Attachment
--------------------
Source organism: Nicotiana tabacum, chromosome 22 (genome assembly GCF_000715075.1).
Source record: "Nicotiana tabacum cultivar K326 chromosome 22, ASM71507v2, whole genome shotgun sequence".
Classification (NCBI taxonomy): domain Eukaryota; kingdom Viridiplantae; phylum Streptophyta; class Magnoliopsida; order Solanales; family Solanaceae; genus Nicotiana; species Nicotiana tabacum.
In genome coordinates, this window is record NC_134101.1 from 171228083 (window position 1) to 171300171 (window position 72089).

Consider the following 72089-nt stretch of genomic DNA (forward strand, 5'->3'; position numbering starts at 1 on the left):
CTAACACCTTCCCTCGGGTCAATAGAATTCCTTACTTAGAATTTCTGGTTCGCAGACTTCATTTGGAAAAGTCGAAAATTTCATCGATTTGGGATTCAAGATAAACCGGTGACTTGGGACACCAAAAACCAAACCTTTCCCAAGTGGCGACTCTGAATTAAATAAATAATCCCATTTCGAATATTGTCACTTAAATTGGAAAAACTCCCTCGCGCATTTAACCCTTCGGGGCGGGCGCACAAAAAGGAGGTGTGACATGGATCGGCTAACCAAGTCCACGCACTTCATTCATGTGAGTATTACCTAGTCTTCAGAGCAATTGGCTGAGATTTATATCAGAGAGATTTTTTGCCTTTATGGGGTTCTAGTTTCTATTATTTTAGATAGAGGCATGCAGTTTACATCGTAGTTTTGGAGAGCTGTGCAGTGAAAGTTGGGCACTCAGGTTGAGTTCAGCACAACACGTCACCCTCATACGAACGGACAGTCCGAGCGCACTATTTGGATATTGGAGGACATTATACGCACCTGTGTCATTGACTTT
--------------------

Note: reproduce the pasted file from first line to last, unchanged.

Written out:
Source organism: Nicotiana tabacum, chromosome 22 (genome assembly GCF_000715075.1).
Source record: "Nicotiana tabacum cultivar K326 chromosome 22, ASM71507v2, whole genome shotgun sequence".
Classification (NCBI taxonomy): domain Eukaryota; kingdom Viridiplantae; phylum Streptophyta; class Magnoliopsida; order Solanales; family Solanaceae; genus Nicotiana; species Nicotiana tabacum.
In genome coordinates, this window is record NC_134101.1 from 171228083 (window position 1) to 171300171 (window position 72089).

Consider the following 72089-nt stretch of genomic DNA (forward strand, 5'->3'; position numbering starts at 1 on the left):
CTAACACCTTCCCTCGGGTCAATAGAATTCCTTACTTAGAATTTCTGGTTCGCAGACTTCATTTGGAAAAGTCGAAAATTTCATCGATTTGGGATTCAAGATAAACCGGTGACTTGGGACACCAAAAACCAAACCTTTCCCAAGTGGCGACTCTGAATTAAATAAATAATCCCATTTCGAATATTGTCACTTAAATTGGAAAAACTCCCTCGCGCATTTAACCCTTCGGGGCGGGCGCACAAAAAGGAGGTGTGACATGGATCGGCTAACCAAGTCCACGCACTTCATTCATGTGAGTATTACCTAGTCTTCAGAGCAATTGGCTGAGATTTATATCAGAGAGATTTTTTGCCTTTATGGGGTTCTAGTTTCTATTATTTTAGATAGAGGCATGCAGTTTACATCGTAGTTTTGGAGAGCTGTGCAGTGAAAGTTGGGCACTCAGGTTGAGTTCAGCACAACACGTCACCCTCATACGAACGGACAGTCCGAGCGCACTATTTGGATATTGGAGGACATTATACGCACCTGTGTCATTGACTTT